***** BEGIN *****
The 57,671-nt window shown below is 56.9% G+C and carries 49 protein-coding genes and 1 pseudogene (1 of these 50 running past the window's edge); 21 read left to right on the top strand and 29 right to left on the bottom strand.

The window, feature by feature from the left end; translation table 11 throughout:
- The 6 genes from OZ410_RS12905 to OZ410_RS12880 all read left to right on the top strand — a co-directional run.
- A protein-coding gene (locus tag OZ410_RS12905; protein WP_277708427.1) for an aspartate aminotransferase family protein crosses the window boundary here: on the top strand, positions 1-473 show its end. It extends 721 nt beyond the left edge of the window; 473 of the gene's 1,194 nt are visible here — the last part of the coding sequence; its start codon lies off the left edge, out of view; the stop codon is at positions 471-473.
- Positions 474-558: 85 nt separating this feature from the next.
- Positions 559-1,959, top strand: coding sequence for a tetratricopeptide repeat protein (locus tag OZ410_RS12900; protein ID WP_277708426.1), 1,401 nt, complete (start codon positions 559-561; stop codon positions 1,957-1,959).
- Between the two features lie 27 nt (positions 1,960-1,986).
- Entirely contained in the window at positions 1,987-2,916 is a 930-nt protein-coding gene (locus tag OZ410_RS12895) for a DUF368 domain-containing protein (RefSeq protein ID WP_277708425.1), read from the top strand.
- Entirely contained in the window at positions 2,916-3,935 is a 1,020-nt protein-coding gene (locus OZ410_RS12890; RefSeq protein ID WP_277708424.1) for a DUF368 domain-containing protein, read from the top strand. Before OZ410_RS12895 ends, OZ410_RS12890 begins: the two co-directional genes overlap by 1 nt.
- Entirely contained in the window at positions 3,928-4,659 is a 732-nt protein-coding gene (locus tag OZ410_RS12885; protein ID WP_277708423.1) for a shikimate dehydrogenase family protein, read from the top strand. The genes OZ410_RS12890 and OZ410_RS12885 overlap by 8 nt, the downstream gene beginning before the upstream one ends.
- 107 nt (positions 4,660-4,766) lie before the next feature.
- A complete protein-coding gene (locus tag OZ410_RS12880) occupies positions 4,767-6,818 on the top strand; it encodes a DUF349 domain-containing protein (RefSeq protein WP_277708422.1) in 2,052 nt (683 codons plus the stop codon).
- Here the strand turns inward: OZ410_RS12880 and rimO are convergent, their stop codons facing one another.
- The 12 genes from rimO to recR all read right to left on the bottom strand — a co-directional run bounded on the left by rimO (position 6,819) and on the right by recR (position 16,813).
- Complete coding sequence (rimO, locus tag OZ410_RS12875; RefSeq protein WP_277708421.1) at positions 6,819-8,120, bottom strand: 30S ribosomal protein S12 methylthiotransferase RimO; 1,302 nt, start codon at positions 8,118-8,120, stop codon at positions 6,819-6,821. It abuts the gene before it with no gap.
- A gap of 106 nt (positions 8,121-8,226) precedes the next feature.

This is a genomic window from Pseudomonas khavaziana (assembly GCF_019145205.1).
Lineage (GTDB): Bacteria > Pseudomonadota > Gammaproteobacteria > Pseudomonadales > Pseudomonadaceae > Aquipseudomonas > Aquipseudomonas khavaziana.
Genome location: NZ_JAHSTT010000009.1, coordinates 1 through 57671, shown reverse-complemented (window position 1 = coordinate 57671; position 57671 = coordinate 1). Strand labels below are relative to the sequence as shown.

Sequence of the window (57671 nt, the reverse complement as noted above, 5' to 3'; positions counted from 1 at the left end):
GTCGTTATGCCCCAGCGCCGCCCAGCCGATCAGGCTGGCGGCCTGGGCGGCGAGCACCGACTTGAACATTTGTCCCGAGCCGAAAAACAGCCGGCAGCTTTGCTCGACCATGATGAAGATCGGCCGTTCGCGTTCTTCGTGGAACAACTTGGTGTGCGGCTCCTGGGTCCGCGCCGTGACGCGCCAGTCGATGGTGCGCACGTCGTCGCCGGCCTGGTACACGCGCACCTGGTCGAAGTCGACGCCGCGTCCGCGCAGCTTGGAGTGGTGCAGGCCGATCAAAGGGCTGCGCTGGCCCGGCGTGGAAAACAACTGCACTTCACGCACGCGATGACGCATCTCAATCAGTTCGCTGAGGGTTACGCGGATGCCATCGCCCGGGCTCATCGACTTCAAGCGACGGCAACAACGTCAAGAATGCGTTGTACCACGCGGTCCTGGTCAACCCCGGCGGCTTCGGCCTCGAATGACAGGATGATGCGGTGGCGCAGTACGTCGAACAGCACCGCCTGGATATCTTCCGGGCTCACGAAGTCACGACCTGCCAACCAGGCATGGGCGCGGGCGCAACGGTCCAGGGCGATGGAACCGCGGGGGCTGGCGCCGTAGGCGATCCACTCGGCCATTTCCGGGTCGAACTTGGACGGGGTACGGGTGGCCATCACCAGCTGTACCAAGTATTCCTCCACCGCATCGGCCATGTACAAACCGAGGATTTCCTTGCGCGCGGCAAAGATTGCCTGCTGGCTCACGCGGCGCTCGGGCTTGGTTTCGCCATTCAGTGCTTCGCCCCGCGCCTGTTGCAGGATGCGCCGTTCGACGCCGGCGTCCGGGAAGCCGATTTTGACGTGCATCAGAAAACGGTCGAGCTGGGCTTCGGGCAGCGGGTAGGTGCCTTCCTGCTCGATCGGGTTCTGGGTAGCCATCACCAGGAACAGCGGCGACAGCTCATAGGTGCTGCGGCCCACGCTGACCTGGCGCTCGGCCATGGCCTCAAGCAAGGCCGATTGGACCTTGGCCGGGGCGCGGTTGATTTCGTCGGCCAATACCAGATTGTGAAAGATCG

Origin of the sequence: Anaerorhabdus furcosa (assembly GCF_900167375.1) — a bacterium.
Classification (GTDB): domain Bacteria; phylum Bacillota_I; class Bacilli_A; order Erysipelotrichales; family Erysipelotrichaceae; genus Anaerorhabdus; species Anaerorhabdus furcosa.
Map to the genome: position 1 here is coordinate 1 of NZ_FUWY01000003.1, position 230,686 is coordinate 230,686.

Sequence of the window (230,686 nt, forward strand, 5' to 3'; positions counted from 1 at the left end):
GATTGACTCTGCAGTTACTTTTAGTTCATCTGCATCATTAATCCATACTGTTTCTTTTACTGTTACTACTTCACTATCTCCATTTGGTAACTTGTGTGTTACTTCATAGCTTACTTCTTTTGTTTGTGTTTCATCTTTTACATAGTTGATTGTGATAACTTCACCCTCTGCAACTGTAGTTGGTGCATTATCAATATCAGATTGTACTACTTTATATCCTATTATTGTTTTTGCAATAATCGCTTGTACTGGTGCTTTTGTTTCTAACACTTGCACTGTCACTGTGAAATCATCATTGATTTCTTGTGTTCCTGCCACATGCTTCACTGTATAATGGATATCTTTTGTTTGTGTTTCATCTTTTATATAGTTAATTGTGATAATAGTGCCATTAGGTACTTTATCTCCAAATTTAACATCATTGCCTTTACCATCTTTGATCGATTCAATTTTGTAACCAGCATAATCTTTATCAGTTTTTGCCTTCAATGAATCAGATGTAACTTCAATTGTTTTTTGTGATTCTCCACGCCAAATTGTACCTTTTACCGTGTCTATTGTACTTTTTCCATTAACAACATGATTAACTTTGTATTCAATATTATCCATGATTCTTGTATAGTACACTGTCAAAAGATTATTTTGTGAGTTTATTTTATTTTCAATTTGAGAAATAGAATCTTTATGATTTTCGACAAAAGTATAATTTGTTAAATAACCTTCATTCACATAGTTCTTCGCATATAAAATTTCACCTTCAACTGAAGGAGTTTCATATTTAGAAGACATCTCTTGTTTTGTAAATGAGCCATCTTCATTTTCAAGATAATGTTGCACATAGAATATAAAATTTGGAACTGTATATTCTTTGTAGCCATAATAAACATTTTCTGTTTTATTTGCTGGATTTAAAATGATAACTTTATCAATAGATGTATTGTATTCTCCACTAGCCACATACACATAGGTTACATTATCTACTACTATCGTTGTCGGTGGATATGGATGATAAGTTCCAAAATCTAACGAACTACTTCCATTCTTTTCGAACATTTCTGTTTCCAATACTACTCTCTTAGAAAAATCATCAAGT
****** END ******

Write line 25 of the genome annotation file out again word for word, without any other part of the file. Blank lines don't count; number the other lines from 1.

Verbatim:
Sequence of the window (230,686 nt, forward strand, 5' to 3'; positions counted from 1 at the left end):